Once upon a time, centuries ago, the flames of a decades-long war engulfed the wildwood throughout the Kingdom of Brittany, displacing the beasts who lurked within. With no other choice, those fanged and clawed creatures fled to the scant remaining patches of forest. The largest was known as Brocéliande, already home to the elusive Fair Folk and within unsettling proximity to the human populace.
Seething, the faeries retreated into the eastern half of Brocéliande—La Basse Forêt. Slaves to the arcane law of Karma, they wait in the dark for any chance at retribution, ready to strike down any mortal or abomination in their path.
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Disenchanted (Disenchanted, #1), by Brianna Sugalski
THE BEGINNING OF THE END
FORÊT DE BROCÉLIANDE, 1532
Laurent Beaulieu knew the trees here were accustomed to keeping secrets. He was well aware that even if the rendezvous did not go unnoticed, he had little to fret about. Had a human or creature seen, he’d easily finish them off; lately he preferred to keep violence at a minimum, but he’d do anything necessary to keep others from knowing he had agreed to a conference on human terms. Fortunately, even the most dauntless mortals typically avoided the woods after dusk.
Still, he couldn’t quite shake the apprehension presaging him.
The fog of early twilight had rolled in, nestling among the dense foliage. Laurent pivoted, easily spotting the thin figure slinking toward him. He’d heard and smelled her first—the confidence of a tromping footfall, the dancing aromas of chamomile and roses. It was at her written request that he’d agreed to converge under the cover of dusk, unbeknownst to the sleepy kingdom beyond.
The unlikely pair met at the edge of a hillside glade overlooking a coniferous expanse of green—the sprawling High Forest, the western half of Brocéliande. Behind them, beyond the moors, a blood-red sun spilled duly into the Celtic Sea.
Laurent ran his tongue smoothly over his teeth, careful to keep his distance as the woman began to speak. She’d made no waste of time; his face fell as he listened to her ludicrous proposal, shifting in the shadows to avoid even the faintest rays of dwindling sunset. When she was finished, he could only stare.
“Well?” The woman glowered at him with tight-lipped fury.
“What are you asking me to do?” Thick vulcan brows knitted together above his deep-set eyes. His attempted whisper did little to mute the disbelief fraying his voice. He’d simply misheard her the first time.
He had to have.
“Don’t play stupid with me, Darkling,” she said, eyeing him in disdain. “You heard me.”
A twig crunched suddenly beneath Laurent’s footfall, and he startled.
“My goodness, relax,” she chuckled. “As promised, I’ve come alone.”
Her reassurance only hastened the painful adrenaline pulsing through his dead veins, like carp swimming upstream. As the crisp forest air exited and refilled his lungs in rising panic, he knew she was telling the truth. There was no one around for leagues, no guards concealed in the brush—nobody to come to her rescue, had things gone awry.
To what avail?
In the letter requesting Laurent’s company, Vivien Le Tallec had never revealed what it was she needed to discuss—only that their meeting was urgent. Laurent didn’t know what to expect, but it certainly wasn’t this, and it certainly wasn’t her. It was a stout, angry human woman he’d had in mind; the one standing before him was statuesque and terrifyingly unafraid. Her too-prominent nose made her resemble an irate swan.
Still, he wasn’t accustomed to feeling so ill-at-ease around humans, and this bothered him deeply. She was duchess after all—privilege-toting wife of the esteemed duke. Her prominence was probably why she dared come alone, the result of typical mortal foolishness Laurent knew well and plain. Social status accounted for nothing in the woods; he was still twice as strong as ten of her husband’s soldiers, and thrice as quick as their steeds. Still, Laurent couldn’t shake the vague feeling that something was… off.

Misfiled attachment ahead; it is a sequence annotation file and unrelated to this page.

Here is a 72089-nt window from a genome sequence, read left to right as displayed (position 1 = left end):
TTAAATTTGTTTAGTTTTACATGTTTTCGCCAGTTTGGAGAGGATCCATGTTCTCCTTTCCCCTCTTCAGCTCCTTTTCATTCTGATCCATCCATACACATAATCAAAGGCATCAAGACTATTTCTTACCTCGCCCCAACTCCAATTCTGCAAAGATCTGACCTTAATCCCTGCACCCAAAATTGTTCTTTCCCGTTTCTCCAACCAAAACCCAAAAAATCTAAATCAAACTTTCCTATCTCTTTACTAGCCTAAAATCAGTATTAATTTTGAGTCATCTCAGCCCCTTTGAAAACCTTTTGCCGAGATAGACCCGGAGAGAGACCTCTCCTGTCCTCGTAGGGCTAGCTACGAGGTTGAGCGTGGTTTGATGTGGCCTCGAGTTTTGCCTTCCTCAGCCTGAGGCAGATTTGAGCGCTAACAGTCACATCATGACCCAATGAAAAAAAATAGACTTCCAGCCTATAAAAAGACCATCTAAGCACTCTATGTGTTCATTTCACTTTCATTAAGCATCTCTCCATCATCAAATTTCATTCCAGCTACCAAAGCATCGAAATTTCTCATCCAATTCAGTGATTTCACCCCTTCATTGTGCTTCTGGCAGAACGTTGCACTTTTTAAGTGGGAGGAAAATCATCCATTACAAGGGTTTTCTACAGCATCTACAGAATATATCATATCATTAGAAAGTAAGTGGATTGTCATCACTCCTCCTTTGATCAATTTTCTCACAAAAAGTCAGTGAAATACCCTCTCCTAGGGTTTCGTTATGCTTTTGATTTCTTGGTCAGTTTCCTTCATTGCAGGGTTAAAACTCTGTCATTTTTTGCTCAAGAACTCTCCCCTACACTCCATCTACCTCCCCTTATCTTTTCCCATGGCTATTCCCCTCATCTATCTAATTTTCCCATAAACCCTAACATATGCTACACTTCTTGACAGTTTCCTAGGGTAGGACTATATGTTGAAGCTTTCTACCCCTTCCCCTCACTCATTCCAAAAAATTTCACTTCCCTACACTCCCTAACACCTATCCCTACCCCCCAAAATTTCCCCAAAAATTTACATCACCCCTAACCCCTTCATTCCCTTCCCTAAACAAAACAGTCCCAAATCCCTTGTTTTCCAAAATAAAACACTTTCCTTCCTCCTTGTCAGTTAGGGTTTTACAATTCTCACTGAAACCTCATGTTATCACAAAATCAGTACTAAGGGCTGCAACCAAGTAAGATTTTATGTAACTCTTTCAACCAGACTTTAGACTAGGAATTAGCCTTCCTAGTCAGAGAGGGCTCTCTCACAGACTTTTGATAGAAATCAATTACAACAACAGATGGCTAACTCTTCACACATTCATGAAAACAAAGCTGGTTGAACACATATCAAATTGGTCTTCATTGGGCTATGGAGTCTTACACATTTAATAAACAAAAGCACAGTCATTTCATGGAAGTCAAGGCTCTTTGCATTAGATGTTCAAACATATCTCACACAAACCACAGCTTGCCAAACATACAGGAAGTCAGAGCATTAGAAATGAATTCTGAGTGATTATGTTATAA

And beneath platinum blonde locks, her neck—her neck, he couldn’t help but notice upon further inspection—was slender and elegant as the rest of her. Laurent absently licked his lips and ignored his growling belly.
Vivien sauntered towards him, daintily lifting the hem of her scarlet lace gown and shrinking the space between them to an arm’s length. Her teardrop earrings glimmered in the evening haze, their crystals casting rainbow freckles onto her plunging neckline.
Laurent forced himself to blink twice. “Madame Le Tallec,” he replied warily.
Her eyes narrowed into slits as she leaned in, voice barely above a whisper. “All I am asking, is that you do what you do best. It shouldn’t be difficult, given the likes of you.”
Laurent shut his eyes to focus on the trickle of the nearby stream as he processed the sheer absurdity of her request. First of all, her sudden proximity was dangerously overwhelming. And second, it was true what everyone said—like her bellicose husband, the woman was mad.
“Don’t be daft! If I have to spell it out for you, by all means.” Her shrill cry shattered his thoughts, and a moment later she lunged forward to grip his cowhide vest. She jostled him, ice-blue eyes bulging.
“Kill the princess. Drown her in the river, make it look like an accident. Lord knows you’re good at covering your tracks, and I will make sure you’re never caught. You have my word, Darkling. I don’t care how you make it happen, but make. Her. Disappear.”
Gently as possible, Laurent pried the woman’s fingers from his clothing. It was obvious she was unaware just with whom she was dealing. Fists clenched, he took a long step back. “I can’t do that.”
Vivien’s cold glare broke—but not for long. “Then get one of your kind who can,” she offered, smoothing her expression.
His jaw tightened. It was one thing for a Breton noble to ask a Darkling to kill a low-class harlot; though rare, it did happen from time to time, usually after a wayside mistress was discovered. He had many associates willing to do so for whatever meager fee was thrown their way—money meant sustenance for the starving ones, after all. Not to mention the others in his coven who would immediately jump at the opportunity. But it was ludicrous for anyone, even the duchess, to expect him to execute the future monarch. The coronation ceremony was less than a week away, for God’s sake.